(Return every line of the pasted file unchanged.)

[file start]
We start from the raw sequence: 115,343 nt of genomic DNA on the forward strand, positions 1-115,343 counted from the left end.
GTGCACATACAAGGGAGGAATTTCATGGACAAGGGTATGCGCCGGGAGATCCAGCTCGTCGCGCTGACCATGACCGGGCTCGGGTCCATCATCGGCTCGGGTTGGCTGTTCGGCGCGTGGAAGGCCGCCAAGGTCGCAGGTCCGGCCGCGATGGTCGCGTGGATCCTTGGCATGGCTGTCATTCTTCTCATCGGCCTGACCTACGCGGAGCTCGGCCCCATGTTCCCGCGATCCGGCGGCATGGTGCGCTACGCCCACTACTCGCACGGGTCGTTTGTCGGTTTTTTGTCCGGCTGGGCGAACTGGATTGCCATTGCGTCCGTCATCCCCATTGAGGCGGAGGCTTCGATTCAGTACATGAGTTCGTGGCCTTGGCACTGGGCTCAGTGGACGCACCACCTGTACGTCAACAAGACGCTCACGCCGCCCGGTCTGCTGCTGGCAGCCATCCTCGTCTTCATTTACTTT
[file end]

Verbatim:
We start from the raw sequence: 115,343 nt of genomic DNA on the forward strand, positions 1-115,343 counted from the left end.
GTGCACATACAAGGGAGGAATTTCATGGACAAGGGTATGCGCCGGGAGATCCAGCTCGTCGCGCTGACCATGACCGGGCTCGGGTCCATCATCGGCTCGGGTTGGCTGTTCGGCGCGTGGAAGGCCGCCAAGGTCGCAGGTCCGGCCGCGATGGTCGCGTGGATCCTTGGCATGGCTGTCATTCTTCTCATCGGCCTGACCTACGCGGAGCTCGGCCCCATGTTCCCGCGATCCGGCGGCATGGTGCGCTACGCCCACTACTCGCACGGGTCGTTTGTCGGTTTTTTGTCCGGCTGGGCGAACTGGATTGCCATTGCGTCCGTCATCCCCATTGAGGCGGAGGCTTCGATTCAGTACATGAGTTCGTGGCCTTGGCACTGGGCTCAGTGGACGCACCACCTGTACGTCAACAAGACGCTCACGCCGCCCGGTCTGCTGCTGGCAGCCATCCTCGTCTTCATTTACTTT